|Friday, September 17
Scientists at the American Institute of Cancer Research have found that cooking red meat at high temperatures creates compounds called heterocyclic amines, found to be powerful cancer-causing agents in animals.
In addition, polycyclic aromatic hydrocarbons develop when the fat from the meat drips on a flame or hot coals. When the food is cooked to a crisp, these compounds form on the meat. Studies show a strong association between cancer and meat, but not with poultry. Poultry and fish also can form cancerous compounds if crisply grilled, but have less fat content so the risk is less.
There are two things you can do so you can continue to enjoy that new grill. One is to reduce the amount of red meat you serve and add more fish and poultry to your menu. Consider meals like beef kabobs instead of 12-ounce steaks. Try turkey burgers or lean game meats on the grill. Be sure to keep the meat from direct contact with the flame.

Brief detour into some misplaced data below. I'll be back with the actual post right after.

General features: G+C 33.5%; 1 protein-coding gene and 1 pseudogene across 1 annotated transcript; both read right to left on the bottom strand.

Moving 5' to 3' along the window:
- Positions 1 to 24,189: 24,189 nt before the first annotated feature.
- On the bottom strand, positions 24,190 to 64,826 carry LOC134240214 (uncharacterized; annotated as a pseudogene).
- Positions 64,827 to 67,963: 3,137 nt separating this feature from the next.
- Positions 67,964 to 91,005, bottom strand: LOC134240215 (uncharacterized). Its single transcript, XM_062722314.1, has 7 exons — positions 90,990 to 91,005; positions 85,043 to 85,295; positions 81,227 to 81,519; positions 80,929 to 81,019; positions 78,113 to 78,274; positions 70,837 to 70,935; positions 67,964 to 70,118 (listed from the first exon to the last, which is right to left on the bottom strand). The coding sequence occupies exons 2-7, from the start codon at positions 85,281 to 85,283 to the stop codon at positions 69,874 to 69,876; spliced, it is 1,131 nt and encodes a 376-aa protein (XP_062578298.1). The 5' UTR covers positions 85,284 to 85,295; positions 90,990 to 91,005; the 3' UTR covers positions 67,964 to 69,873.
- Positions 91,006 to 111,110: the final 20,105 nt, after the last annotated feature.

Secondly, marinate meat to reduce your cancer risk. Studies have shown that marinating meat and poultry before cooking lowered heterocyclic amine formation by 94 percent. Marinades also add interesting flavor and tenderize the meat.
The marinade needs to have an ingredient that is acidic such as vinegar or lemon juice. Add flavorings and herbs to create a tasty combination. Oil is not necessary for the tenderizing process. Meat can be marinated for up to 24 hours, poultry and seafood only need a few hours. Even a quick dip in the marinade can reduce the cancer risk.
Here are some marinades to try at your next barbecue:
Basic All-American Marinade
Combine all ingredients, stirring well. Marinate beef, pork or poultry before grilling. Baste while cooking.
Combine all ingredients, stirring well. Good for beef, fish, poultry and pork.
Beef Burgundy Marinade
Combine all ingredients. Best on beef.